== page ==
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It's hard for a band to be frightening these days; if it seems like that's what they're trying to be, they're not going to be taken seriously and the most they can hope is that people will think they're campy. The fear has to work on lower, more visceral levels of consciousness, in inarticulable ways derived from key choices, chords, tempos, and textures. Somehow, Colossamite's dizzying blend of over-the-top hardcore punk anger, pure noise, and jazzy math rock acrobatics seems to inspire this kind of fear.

Colossamite's dissonant, difficult attack consists of three dueling needle-nosed guitars, a tornado of percussion, keyboards, sound manipulations, occasional strangled vocal yelps, and occasional ominous whispers. Most of the time the band attacks furiously; at times the storm subsides into gentle, delicate lulls, yet these seem all the more dangerous because they presage more terror. Terror, danger....These are the words Colossamite seems to spell out in flickering neon lights that glare at you from a dark urban night full of shady back-alley dealings, lowriders with black-tinted windows, streets filled with broken glass and trash, and a general atmosphere of sleazy apocalyptic doom.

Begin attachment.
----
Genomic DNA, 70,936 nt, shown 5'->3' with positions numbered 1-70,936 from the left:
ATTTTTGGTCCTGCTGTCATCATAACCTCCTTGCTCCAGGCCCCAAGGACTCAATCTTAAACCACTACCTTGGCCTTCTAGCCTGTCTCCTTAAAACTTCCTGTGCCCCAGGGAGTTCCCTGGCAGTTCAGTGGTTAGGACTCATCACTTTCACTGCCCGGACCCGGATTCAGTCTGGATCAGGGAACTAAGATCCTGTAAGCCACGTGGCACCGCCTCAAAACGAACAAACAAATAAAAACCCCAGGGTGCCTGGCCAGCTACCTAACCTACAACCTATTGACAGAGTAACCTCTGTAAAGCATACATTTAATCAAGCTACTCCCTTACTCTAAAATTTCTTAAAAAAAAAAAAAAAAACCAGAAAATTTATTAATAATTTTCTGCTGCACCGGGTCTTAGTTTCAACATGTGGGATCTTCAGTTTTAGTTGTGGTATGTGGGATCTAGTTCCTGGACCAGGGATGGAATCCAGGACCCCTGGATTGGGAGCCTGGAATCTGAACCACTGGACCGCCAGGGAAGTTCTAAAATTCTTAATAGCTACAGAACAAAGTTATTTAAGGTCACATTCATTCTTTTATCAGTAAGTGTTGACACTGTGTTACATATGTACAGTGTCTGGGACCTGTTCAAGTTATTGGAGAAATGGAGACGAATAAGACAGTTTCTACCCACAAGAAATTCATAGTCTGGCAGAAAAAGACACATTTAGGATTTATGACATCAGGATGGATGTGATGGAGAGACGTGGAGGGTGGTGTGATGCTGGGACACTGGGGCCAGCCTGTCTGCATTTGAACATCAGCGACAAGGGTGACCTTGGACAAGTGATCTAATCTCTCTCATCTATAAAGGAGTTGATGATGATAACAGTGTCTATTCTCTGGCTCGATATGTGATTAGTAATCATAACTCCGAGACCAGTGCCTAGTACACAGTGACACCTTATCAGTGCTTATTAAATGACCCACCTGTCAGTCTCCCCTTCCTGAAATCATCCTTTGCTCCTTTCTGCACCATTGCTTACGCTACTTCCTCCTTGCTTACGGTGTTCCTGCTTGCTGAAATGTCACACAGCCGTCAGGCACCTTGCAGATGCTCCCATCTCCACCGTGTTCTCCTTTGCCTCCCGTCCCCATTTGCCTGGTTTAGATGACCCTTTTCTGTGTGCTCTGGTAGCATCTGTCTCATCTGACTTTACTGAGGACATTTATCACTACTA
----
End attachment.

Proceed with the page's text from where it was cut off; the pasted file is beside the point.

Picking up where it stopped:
Frontman Nick Sakes started Colossamite shortly after his old band, the St. Louis math rock combo Dazzling Killmen, broke up and he moved to Minneapolis. There he put an ad in the paper and soon met guitarist/keyboardist Ed Rodriguez, guitarist John Dieterich, and percussionist Chad Popple, all formerly of the band Gorge Trio. Colossamite has issued a three song CDEP, All Lingo's Clamor, a split seven-inch with White Tornado, and the 1998 full-length Economy of Motion, featuring the alarming, startlingly chaotic "Tooth of DaVinci."

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